This is not because of the fact that he had just received the message of the Gita but because he was ready to receive the message of the Gita. It is only in fertile sand that a seed will grow. All Arjuna’s life had been spent following the principles of Dharma. At no time did he or any of the Pandavas succumb to temptation. After they lost the kingdom, Duryodhana offered all the Pandavas their freedom or share in the kingdom if any of them said that Yudhistira had no right to stake them. . Bhima’s reply is memorable. “The King had every right to stake us he is our King, our eldest brother and our Guru.” When Arjuna went in search of Divine Astras, at the request of Indra he destroyed some evil beings called the Nivatakavachas. He stayed in Indraloka for sometime. Once when the Apsaras were dancing before Indra, Arjuna asked who was Urvashi. Thinking he was interested in her, Indra sent Urvashi to him. Arjuna courteously told her he was interested in her as she was his ancestor, being the wife of Pururavas. Urvashi told him that such bonds did not exist for Apsaras. He however insisted that he was not interested in her, which led her to curse him. But even this curse led to good as he was able to live as Brhannala in Virata’s court without being recognized.

For a person who follows Dharma like as the Pole star never swerving from it, all misfortunes turn into good fortune but for this they have to work hard as avoiding evil and strictly following Dharma is no easy matter. The Rishis describe it as difficult as walking on a razors edge. When Yudhistira was a young king in Indraprastha, the rule was that when one of the brothers was with Draupadi, none of the others should enter. If anyone did enter they would have to go into exile for a year. However Arjuna had to enter once to take his weapons to help a Brahmana. Since it was for a noble purpose Yudhistira offered to forgive Arjuna’s offence. Arjuna replied, “I have heard you say not to follow Dharma with pretences. I shall not waver from my Truth, I am armed with my Truth!”. To such a person, who is filled with devotion, uprightness and a sense of Dharma, the way to God is clear. But to one whose spiritual quest is a mere show, an intellectual game the truth is far away.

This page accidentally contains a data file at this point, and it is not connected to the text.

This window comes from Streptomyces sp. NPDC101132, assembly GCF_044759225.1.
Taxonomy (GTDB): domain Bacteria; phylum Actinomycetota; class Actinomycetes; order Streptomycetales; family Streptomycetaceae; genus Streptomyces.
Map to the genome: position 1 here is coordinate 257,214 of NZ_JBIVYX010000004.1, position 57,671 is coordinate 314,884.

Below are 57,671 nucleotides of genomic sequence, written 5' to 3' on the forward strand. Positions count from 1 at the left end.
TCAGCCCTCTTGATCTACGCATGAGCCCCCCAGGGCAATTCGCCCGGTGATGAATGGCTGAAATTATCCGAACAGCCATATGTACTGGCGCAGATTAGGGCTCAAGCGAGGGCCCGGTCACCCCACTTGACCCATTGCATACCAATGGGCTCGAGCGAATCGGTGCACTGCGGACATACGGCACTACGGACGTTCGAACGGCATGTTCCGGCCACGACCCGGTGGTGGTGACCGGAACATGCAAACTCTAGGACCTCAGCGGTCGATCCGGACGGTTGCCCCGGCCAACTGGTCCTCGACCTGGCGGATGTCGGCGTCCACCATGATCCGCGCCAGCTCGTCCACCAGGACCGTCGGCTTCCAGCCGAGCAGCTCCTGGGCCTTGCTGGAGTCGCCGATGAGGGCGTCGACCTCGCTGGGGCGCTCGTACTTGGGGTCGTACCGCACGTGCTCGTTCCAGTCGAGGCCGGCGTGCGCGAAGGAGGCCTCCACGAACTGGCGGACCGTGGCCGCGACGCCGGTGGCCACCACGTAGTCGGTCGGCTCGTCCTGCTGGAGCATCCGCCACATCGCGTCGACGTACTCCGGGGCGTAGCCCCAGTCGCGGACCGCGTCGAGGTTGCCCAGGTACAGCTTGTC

Sri Sathguru says,” To get a job, even a peon’s job, you have to possess certain qualifications. Then are there no qualifications to attain God which is the most wonderful thing in the Universe?”
Many teachers of spiritual life water down the ideal so that more people come to them so that their teaching is more acceptable to the masses, but in the end they are to use the Upanishadic expression, “blind leading the blind.”

Sri Sathguru once said, “The Highest wisdom is not something which can be easily attained; it needs hard work, discriminative insight and a firm resolve. People who do not have or want to have are just fooling themselves and wasting their time. It would be much better if they were sweeping the streets or ploughing the fields. At least they would be doing something, which would benefit the world.”

The Atma, the Upanishads tell us, cannot be attained by just listening to the words of people who give lectures, it cannot be attained by giving them either, nor by intellectual thought and reasoning. The Self is attained by those whom it chooses. And Sri Sathguru has in the passage cited above shown us who are chosen. In this ardous but fulfilling path, the only help is the Guru, Sri Sathguru says, “Like a father or a mother helps and teaches a child to walk holding its hand when necessary, removing its support to make it walk by itself, the Guru helps the disciple. His hand is there to help, for us to hold onto and to show us the right direction. But we must see it.”

The Sastras have shown us that it is possible to attain freedom from thralldom even in this birth. The sight of sages like Sri Sathguru shows us that it can be attained and that the words of the Sastras are true. All that remains is for us to follow the path that they have shown us, but that can be only through hard work and sincerity. Freedom is not for free.

May Sri Sathguru at whose Lotus Feet this is placed grant us all the mind to follow the path
that Sri Sathguru has shown us!
Sri Sathguru arpanamastu!